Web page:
The Teenage Brain Revisited

Dr. Nora D. Volkow, Director at the National Institute on Drug Abuse, recently spoke in May of 2016 at the New York Academy of Science. "Addiction and drugs attack the reward centers we need to survive. They hijack that system by radically disrupting the neurochemical signals to produce constant reward-seeking behavior with no checks or balances from the impulse control center," said Dr. Volkow. "You are at risk of seeking rewards without sound judgement.”

Dr. Volkow also emphasized that prefrontal cortex - the critical brain capacity that makes executive decisions for a person's best interest - is not fully developed until age 25. Yet we have 15 year olds, and even younger, at risk of jeopardizing their developing brains with excessive use of drugs and alcohol. Not only do these chemicals have the power to change the circuitry of a developing adolescent's brain over time, but also extensive or continued use robs adolescents of normal and necessary growth experiences central to identity formation, positive affirmation, family/community connection, and a sense of purpose.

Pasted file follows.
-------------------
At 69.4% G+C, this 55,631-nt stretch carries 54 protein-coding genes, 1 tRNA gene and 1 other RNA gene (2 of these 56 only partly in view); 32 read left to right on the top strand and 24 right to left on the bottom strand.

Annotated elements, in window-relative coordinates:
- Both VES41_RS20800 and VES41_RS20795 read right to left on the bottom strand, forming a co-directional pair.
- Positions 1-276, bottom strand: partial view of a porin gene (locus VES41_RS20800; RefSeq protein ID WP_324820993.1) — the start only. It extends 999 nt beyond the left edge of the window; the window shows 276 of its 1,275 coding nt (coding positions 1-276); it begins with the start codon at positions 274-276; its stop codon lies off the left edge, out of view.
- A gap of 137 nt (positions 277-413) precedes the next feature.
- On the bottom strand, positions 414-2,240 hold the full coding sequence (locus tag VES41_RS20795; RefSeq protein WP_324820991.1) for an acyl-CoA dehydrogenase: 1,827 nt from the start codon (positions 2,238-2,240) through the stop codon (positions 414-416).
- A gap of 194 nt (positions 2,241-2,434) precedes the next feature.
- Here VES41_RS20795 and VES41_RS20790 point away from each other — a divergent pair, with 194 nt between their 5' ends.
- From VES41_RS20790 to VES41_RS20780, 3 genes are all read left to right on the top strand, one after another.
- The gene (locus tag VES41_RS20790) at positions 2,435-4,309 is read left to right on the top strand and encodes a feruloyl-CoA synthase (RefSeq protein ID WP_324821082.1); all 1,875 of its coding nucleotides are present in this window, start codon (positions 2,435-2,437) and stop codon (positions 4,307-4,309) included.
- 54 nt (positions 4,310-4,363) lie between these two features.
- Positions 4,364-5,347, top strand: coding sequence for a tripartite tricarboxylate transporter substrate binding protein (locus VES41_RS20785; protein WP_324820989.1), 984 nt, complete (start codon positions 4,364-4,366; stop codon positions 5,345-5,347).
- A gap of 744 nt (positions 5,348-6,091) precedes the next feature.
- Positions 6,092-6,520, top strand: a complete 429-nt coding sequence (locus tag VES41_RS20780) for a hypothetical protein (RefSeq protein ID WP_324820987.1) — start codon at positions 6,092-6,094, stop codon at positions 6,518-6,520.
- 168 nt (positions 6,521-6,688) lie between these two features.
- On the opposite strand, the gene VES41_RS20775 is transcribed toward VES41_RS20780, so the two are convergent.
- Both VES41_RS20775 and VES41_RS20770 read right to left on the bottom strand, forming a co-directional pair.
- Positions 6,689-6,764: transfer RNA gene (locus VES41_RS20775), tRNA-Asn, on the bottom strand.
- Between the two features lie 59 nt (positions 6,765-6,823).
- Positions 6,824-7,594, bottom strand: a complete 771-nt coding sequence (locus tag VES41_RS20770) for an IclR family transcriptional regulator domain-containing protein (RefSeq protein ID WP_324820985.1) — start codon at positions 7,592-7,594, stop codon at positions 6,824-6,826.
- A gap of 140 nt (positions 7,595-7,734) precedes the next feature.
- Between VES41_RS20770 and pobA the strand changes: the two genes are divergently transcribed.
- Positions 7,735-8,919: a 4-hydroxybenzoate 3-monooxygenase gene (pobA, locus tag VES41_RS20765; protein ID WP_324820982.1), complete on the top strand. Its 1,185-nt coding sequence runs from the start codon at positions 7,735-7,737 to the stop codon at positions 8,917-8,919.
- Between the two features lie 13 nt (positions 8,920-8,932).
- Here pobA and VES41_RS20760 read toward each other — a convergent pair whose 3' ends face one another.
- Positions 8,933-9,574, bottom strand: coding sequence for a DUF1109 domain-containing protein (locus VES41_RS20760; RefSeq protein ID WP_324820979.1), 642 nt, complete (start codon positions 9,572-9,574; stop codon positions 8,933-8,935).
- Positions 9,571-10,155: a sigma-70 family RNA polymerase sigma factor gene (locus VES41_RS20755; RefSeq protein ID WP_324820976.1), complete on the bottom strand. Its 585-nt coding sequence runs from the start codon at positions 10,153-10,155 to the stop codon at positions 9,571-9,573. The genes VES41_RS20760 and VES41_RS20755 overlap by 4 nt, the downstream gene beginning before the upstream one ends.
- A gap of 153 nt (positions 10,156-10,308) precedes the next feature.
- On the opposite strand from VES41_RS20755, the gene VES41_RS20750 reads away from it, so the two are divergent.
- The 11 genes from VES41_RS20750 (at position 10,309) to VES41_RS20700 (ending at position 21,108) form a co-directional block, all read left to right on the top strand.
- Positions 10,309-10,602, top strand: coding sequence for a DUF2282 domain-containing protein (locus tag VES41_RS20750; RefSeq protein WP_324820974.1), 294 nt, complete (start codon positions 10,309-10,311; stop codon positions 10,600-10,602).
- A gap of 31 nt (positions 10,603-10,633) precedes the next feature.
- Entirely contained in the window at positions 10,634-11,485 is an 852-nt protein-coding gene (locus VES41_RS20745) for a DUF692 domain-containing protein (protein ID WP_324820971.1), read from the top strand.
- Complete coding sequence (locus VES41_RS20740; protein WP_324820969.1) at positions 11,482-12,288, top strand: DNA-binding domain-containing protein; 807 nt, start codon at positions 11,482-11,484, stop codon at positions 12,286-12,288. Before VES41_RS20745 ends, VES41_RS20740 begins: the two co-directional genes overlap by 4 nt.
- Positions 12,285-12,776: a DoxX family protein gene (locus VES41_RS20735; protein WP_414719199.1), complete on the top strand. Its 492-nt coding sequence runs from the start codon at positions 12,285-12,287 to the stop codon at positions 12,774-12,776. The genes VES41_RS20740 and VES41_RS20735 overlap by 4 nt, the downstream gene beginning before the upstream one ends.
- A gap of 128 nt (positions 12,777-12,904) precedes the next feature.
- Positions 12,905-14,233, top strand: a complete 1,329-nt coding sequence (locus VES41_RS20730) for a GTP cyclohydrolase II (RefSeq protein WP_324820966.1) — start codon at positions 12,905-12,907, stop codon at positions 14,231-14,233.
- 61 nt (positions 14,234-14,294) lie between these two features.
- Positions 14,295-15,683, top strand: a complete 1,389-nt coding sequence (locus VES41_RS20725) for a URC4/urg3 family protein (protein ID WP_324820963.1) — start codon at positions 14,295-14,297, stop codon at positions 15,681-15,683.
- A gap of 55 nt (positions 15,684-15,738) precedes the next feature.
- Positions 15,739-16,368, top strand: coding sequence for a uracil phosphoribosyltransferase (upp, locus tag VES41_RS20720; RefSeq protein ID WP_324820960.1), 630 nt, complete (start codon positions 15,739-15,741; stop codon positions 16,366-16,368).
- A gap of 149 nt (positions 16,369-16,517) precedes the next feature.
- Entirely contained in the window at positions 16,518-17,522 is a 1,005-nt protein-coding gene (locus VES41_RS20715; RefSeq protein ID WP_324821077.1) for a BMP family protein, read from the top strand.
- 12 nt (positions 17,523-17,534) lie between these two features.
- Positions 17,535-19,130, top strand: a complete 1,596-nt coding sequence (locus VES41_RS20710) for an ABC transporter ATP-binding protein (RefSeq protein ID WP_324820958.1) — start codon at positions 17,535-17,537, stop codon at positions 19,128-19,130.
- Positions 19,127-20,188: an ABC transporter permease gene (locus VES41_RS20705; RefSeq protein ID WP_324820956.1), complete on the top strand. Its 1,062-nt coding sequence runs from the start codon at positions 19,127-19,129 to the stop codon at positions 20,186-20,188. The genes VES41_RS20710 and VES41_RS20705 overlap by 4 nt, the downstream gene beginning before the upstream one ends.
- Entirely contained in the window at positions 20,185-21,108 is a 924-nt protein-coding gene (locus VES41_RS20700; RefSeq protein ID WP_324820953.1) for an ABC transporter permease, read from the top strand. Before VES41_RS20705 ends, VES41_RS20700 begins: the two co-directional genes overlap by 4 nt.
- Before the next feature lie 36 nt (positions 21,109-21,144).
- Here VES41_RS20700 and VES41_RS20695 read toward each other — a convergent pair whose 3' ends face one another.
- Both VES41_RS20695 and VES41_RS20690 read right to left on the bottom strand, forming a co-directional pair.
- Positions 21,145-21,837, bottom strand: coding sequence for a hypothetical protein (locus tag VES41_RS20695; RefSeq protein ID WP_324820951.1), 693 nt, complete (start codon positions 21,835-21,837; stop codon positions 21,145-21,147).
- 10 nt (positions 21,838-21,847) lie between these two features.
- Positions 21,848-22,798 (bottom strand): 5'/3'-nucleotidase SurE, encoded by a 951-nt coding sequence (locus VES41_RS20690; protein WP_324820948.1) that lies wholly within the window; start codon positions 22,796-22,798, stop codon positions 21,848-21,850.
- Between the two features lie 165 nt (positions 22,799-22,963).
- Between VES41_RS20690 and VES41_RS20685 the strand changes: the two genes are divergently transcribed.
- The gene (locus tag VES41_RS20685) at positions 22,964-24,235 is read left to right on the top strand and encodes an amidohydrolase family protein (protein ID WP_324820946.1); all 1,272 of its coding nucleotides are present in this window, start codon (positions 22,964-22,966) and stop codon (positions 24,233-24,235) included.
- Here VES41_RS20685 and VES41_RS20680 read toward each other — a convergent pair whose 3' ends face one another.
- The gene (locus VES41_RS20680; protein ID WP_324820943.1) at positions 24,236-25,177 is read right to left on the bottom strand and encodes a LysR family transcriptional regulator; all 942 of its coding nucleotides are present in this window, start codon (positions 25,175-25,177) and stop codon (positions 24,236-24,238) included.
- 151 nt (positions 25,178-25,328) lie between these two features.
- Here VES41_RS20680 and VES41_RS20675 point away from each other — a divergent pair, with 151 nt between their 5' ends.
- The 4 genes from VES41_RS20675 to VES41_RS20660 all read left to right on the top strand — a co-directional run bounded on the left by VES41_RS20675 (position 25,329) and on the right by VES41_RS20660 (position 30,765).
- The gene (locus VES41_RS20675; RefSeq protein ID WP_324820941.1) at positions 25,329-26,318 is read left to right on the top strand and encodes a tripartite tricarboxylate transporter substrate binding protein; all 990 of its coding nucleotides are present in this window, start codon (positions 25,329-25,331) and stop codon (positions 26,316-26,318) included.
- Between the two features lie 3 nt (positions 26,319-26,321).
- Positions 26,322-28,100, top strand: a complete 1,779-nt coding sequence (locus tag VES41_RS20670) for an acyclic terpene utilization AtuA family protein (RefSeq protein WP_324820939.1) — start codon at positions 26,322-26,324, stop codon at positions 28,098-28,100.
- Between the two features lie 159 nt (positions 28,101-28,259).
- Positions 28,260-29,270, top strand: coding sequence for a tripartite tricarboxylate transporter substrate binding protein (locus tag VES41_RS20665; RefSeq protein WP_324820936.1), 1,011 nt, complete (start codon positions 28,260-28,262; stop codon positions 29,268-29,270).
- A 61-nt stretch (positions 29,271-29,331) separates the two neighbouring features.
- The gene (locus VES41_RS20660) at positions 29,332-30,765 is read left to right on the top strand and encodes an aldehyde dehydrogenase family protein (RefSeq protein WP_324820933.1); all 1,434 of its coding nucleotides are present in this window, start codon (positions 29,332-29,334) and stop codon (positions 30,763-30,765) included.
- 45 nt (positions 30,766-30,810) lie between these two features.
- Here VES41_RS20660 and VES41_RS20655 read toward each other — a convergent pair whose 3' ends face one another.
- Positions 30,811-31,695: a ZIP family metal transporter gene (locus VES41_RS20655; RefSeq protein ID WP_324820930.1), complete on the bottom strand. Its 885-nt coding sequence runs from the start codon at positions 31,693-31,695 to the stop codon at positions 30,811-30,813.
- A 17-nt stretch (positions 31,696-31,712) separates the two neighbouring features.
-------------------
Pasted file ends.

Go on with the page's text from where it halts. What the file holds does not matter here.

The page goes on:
The key thing we hope to do with Gobi is to foster better communication in families and help teens make better decisions in relation to drugs and alcohol before the "brain hijacking" occurs.